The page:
Proverbs 29:20 says, "There is more hope for a fool than for someone who speaks without thinking. So your quick tongue… my quick tongue puts us lower than even a fool".
I just want to drive this point home. I looked up what a “fool” meant when we read it in scripture, sometimes the English work doesn’t translate exactly as it would in Hebrew.
In scripture, "fool" is often used for:
- a wicked or depraved person; one who acts contrary to sound wisdom in his moral deportment; one who follows his own inclinations, who prefers trifling and temporary pleasures to the service of God and eternal happiness.
- a person who is somewhat deficient in intellect, an idiot; or a person who acts absurdly; one who does not exercise his reason; one who pursues a course contrary to the dictates of wisdom.
- A weak Christian; a godly person who has much remaining sin and unbelief.
Ok. And it says there is more hope for a fool than for someone who speaks without thinking. And yall we feel that don’t we? Words are powerful. Withhold those knee-jerk comments when you are angry. Don't withhold the needed conversation but there is wisdom in keeping our mouths shut. Usually, when I can feel a physical reaction in myself when I get mad I know it’s better if I just keep my mouth shut and I know there are times where Justin decides to just press his lips together and chooses to not engage at that moment.
I think this is an important lesson to lead your family well both as wife and husband. It’s NORMAL and natural for us to have reactions. It’s normal to feel annoyed or angry or whatever else, but will you fly off the handle, spout every unkind word you could muster in a minute of anger, or will you work to keep them inside and recognize they have no place in your marriage?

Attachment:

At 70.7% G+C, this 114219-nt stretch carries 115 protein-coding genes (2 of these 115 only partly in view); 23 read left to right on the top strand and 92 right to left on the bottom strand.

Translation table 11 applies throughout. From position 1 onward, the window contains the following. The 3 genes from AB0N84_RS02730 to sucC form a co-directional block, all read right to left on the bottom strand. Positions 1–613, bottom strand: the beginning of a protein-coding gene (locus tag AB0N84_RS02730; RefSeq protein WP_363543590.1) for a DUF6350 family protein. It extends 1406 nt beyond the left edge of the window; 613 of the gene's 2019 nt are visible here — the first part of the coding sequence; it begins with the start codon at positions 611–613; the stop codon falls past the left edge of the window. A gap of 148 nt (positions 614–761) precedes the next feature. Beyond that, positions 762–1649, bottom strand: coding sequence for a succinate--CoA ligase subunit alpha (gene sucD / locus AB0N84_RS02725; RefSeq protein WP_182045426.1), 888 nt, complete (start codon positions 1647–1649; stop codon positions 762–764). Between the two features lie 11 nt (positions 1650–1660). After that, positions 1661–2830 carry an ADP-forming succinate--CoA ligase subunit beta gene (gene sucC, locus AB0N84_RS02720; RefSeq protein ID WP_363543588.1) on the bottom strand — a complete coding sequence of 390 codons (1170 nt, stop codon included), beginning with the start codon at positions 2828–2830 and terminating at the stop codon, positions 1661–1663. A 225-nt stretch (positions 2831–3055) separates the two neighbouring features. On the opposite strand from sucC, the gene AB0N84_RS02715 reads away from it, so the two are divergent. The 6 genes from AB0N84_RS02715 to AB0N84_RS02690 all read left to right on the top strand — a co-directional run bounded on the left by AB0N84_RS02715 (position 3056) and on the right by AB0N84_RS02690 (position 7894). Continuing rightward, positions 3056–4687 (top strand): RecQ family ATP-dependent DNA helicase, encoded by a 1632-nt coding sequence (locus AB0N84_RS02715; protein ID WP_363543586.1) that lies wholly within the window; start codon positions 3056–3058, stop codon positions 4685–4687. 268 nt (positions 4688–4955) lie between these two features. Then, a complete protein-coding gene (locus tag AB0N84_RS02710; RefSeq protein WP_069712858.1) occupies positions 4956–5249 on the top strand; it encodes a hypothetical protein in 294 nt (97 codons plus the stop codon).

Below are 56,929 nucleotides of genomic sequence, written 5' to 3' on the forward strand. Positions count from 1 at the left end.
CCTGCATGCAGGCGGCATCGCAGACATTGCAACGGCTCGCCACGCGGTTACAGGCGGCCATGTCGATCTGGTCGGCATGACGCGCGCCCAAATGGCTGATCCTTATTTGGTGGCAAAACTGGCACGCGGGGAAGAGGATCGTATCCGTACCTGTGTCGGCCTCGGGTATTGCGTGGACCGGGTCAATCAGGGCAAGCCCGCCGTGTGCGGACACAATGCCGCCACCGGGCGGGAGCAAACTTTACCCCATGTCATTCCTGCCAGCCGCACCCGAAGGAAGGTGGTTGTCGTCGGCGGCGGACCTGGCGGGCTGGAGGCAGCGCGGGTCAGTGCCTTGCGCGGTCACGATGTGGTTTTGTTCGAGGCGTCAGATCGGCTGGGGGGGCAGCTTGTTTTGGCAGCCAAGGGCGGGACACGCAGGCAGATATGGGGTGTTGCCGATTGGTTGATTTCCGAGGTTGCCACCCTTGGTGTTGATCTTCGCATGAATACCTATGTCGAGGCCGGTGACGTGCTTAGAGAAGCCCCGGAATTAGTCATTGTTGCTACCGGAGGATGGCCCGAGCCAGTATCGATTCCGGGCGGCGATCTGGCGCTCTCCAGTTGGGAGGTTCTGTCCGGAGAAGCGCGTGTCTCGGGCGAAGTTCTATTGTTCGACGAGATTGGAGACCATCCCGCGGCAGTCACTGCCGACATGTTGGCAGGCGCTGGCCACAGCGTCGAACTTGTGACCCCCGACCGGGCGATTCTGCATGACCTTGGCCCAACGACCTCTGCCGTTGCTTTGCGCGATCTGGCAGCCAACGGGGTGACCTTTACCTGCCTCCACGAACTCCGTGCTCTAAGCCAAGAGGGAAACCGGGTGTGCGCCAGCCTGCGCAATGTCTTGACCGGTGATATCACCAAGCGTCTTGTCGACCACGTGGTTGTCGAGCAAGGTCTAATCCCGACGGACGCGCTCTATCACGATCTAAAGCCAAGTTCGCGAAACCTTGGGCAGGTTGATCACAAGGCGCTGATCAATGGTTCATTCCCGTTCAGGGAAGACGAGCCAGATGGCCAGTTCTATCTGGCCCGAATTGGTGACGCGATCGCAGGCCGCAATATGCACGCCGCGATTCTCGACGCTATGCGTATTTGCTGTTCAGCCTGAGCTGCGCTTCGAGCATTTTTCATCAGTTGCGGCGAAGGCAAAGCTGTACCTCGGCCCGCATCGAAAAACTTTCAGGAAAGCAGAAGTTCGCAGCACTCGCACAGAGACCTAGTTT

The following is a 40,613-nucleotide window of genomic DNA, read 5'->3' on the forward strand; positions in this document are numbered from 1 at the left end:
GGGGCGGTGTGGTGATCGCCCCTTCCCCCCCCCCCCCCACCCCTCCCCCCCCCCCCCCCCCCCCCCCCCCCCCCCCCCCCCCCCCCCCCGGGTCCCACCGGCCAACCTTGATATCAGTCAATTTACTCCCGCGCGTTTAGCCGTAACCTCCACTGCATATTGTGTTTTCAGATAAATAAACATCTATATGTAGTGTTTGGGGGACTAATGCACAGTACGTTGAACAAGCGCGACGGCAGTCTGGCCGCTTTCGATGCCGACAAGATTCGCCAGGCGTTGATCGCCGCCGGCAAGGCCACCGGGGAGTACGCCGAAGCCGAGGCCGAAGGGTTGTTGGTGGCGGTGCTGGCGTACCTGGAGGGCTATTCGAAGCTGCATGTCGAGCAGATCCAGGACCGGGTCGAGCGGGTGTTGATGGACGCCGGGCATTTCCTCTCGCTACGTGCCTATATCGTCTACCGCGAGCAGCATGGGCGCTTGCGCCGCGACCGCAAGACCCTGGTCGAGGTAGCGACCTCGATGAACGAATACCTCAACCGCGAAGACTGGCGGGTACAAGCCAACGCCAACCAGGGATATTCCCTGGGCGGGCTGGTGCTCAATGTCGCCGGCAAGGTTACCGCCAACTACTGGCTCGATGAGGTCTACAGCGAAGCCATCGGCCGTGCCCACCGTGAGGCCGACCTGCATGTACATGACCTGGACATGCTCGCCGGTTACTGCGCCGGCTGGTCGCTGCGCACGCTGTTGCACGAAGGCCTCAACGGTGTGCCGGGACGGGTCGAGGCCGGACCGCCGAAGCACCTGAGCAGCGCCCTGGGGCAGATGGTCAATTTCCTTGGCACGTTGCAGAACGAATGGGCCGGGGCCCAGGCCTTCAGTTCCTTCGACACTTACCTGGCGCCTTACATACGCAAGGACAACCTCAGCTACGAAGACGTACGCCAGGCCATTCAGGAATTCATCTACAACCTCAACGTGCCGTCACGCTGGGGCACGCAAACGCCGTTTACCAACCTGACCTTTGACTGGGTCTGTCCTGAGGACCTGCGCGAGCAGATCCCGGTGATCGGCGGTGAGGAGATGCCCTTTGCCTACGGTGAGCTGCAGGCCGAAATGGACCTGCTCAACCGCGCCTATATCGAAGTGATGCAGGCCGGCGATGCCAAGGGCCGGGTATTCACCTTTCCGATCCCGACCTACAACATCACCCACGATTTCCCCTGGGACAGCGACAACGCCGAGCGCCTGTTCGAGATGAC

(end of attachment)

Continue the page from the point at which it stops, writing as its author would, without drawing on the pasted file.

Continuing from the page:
If words want to come out then they need to be processed through the lens of my covenant to Justin and the Holy Spirit. Justin and I are verbal processors so this is easier said than done but we are better than we used to be.
#3 I ask myself. Is this distance (super small even) worth a divorce? We may be in a minor argument and for the sake of this piece of advice let's say he did something to upset me. Maybe I’m purposefully in a different room than him. What I want to have happened is for him to come in and apologize and 15 minutes goes by and he doesn’t. Usually those 15 minutes I’m pissed but then God does what he does and often times will soften my heart.
The question is,
“Is this distance/argument/ whatever worth a divorce?
At the moment, that seems absurd. We just had a small argument but I am very hyper-aware that it’s a slow fade.
I would literally ask myself,
"In 5 years, if we were getting a divorce, would I look back to this moment in time that seemed pointless but know it was actually the start of our slow fade. The start of our disconnect. The start of our lack of conversation. The start of resentment?"
This puts the argument into perspective because nothing is worth that to me. Not my ego, not winning this moment, whether I’m right or wrong, and not worth the wait of an apology either. Usually, this is where Jesus becomes Lord. This is where every fiber of my being wants to stew and build resentment and hang on to what is fair but when Jesus is Lord of your life he dictates how you live your life. If I ruled my life I would stay in there until I was mad enough and stormed out for round 2. Which happens because I have to fight to keep myself out of that title of King or Lord of my own life.
Full submission to Jesus’ Lordship and my covenant with Justin looks like walking out and apologizing and having a conversation about why XYZ was hurtful or whatever may be the conflict. It looks like stopping the crazy thought cycle of villainizing my husband and to start affirming who he is.
I picture the road to divorce like the laying of a brick wall.